My dearest Annie,
I hope you got the record I left at your father’s office? It’s Denver’s new one with such beautiful songs.
I’m writing this on the train to Pretoria – we’ve just passed through De Aar. My word! Soldiers everywhere! I’m quickly learning about ranks and things. Being in the army is such a drag. You’ve got to know who to salute and who not. It’s confusing. If you get it wrong, you get shouted at in the most foul language!
Anyway, I’ll post this at the first opportunity to do so. But I wanted to apologise for my dad’s behaviour. He can be such an ass! I mean, he knows we love each other. Why he insists on politicizing our relationship is beyond he. If your father’s ideas are different to his – why. that is no reason to punish us, is that?
I told him so in no uncertain terms. That didn’t go down well, I’m afraid. Now we’ll have to wait until my time in the Army is over. If he still persists in being a dumb fool, we’ll simply go it alone – you and I. We’ll get married in Upington. I spoke to your father and he said he’d arrange it with a judge or something.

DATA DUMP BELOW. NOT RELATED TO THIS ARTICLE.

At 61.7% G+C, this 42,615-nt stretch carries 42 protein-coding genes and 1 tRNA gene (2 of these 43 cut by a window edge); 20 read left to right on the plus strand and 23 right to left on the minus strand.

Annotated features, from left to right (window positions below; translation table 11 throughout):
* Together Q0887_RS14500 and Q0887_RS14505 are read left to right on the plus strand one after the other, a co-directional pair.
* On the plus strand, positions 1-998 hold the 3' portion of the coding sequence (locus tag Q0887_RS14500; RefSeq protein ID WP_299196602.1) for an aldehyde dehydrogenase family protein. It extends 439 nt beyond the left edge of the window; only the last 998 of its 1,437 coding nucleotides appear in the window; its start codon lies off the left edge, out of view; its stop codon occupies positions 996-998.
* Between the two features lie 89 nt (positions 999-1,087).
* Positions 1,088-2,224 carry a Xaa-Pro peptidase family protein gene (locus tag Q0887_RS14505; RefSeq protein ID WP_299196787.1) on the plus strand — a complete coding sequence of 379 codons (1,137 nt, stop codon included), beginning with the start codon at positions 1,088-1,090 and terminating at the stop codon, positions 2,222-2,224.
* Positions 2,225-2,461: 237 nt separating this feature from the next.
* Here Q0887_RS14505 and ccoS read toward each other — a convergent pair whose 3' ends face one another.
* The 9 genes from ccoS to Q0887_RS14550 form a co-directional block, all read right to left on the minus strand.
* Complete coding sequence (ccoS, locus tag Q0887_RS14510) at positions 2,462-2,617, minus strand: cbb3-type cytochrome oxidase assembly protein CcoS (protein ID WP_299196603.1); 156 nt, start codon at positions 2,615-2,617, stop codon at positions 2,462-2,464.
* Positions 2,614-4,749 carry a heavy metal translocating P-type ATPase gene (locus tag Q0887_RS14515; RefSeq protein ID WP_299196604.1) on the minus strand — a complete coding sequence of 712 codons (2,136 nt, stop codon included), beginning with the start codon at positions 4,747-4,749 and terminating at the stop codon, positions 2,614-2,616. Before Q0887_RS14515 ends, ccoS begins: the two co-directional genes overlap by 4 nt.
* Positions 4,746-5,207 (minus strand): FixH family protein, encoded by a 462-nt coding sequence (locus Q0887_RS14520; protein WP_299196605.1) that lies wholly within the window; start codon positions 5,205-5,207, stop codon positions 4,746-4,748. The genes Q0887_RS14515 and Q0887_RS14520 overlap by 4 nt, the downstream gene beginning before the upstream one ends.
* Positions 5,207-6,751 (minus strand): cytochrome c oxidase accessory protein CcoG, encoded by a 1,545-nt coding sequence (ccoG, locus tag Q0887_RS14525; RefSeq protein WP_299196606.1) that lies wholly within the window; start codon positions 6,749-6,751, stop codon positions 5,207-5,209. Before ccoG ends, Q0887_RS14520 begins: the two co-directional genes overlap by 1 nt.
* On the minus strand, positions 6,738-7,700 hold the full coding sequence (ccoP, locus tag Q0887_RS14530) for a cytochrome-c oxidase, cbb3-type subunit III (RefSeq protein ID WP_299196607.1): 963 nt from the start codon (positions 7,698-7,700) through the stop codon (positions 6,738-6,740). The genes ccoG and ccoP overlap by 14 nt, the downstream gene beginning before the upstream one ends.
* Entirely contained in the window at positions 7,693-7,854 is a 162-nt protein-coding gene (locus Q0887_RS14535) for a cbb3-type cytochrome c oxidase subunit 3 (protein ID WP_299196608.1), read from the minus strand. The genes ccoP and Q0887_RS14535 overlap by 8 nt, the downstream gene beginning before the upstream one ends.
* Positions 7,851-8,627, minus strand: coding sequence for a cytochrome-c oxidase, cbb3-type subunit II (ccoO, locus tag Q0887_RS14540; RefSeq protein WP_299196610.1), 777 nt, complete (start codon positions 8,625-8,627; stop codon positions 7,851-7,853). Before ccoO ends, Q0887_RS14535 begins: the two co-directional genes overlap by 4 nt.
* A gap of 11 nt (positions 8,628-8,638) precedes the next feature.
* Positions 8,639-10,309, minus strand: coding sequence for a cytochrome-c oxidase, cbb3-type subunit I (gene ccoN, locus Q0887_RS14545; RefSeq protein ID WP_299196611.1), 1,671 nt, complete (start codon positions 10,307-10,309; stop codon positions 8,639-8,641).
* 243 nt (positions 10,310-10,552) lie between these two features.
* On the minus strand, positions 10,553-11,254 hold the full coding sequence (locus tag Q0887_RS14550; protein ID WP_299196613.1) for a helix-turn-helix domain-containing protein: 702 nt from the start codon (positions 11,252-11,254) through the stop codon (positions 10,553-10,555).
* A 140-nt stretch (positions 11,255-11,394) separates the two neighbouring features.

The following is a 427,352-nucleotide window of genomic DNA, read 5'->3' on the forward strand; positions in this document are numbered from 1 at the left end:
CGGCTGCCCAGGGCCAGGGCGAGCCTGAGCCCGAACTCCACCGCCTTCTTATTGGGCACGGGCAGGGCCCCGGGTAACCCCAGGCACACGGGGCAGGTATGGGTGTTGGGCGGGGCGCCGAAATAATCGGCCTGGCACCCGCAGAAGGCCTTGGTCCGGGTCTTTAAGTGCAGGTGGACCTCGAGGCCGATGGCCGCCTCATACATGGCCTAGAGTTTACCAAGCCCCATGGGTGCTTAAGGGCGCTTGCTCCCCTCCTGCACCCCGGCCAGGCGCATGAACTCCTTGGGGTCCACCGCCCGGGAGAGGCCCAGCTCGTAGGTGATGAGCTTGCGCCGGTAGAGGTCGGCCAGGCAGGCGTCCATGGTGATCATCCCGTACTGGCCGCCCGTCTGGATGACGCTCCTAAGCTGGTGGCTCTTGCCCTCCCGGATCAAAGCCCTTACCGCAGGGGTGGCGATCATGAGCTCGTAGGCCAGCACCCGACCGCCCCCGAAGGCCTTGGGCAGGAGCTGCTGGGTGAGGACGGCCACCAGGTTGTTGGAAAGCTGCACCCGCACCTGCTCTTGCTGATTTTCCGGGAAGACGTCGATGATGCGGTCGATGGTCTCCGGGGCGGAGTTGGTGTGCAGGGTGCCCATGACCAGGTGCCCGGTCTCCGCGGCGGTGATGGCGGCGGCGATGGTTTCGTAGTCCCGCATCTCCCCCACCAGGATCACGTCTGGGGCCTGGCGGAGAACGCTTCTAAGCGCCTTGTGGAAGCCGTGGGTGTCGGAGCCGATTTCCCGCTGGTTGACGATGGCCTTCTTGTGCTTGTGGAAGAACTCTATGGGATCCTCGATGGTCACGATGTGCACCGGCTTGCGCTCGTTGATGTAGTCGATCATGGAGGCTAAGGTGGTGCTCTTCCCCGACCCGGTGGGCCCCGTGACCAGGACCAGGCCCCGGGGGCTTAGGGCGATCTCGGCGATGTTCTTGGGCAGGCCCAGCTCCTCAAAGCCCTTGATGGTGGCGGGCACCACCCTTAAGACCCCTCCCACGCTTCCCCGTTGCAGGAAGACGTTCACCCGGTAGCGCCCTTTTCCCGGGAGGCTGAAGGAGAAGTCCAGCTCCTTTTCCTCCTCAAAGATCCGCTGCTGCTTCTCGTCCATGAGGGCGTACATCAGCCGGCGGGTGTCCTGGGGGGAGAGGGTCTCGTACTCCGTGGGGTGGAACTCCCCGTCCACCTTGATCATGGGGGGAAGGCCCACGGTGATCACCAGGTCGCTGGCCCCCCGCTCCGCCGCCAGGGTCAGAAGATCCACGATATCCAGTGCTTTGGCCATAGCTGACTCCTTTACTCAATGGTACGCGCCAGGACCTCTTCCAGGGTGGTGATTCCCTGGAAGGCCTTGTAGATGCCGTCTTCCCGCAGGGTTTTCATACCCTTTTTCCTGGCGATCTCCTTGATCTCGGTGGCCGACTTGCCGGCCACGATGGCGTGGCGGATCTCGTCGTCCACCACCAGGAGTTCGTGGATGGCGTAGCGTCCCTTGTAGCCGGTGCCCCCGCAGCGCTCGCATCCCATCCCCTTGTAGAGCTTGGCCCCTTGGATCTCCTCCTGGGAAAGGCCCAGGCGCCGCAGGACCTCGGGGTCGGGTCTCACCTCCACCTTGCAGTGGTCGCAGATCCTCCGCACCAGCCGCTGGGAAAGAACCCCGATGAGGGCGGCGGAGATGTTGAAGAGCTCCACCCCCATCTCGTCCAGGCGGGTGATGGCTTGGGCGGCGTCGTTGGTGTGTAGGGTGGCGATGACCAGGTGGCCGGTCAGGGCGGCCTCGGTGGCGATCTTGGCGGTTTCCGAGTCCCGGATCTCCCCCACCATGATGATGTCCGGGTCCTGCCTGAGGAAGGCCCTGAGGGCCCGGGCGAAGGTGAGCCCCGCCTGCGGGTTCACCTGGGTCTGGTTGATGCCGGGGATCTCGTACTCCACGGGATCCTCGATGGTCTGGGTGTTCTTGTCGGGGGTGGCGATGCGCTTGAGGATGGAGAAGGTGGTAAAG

So, here I go. Off to war. When it’s over, we’ll start our new life together. This, my dear, will keep me going, no matter what they throw at me.
“That’s so sweet.” Gertruida dabs an eye. “Soo…oh, we all were there at some or other stage, weren’t we? That flame of love can burn so high when you’re young…”
“Remember Helderberg? 1987. 157 people died in that crash.” Annatjie has slipped into her own world again – a world where dying in an aircraft disaster seems to be the norm. Gertruida nods and hands back the letter.
“Here’s the last one.” The withered hands hold up a sealed letter.
“You haven’t opened it yet?” Is it possible? Gertruida shakes her head. Surely not? Has she sealed it again?
“No.” Her voice is uncommonly stern as she replaces the letter in the box with the others.
“And the others?”
“Oh, I read them all. Every one. Know them by heart. But not that one…”
“Because he’s still alive in there. If I tear open the envelope, he’ll escape. Can’t do that.” Eyes suddenly clear, she glances at Gertruida. “Don’t you see? Those were his last words to me. Once I’ve read them, he’s gone. Forever. But now…now he still hasn’t told me what he said way back then. That keeps him alive, doesn’t it?”
Gertruida nods , grasping the convoluted logic behind her new friend’s sentiment. Keeping that envelope sealed is Annatjie’s way of keeping Hennie alive in her mind. He still has something to say – he can’t be dead then, can he?
“The rest of those letters must tell you a lot about his time in the army?”
Annatjie starts rocking to and fro on her chair, eyes closed. “The SAA Comet that crashed in 1958 killed 21. And there was the Boeing crash near WIndhoek in 1968, where 123 people died…” She’s gone to her safe place again. Here, she’s not alone in her loss…
Gertruida gets up. It’s time to go. She hugs the fragile woman, turns up the volume of the record player, and closes the door softly as she leaves. Next time…next time she’ll learn more..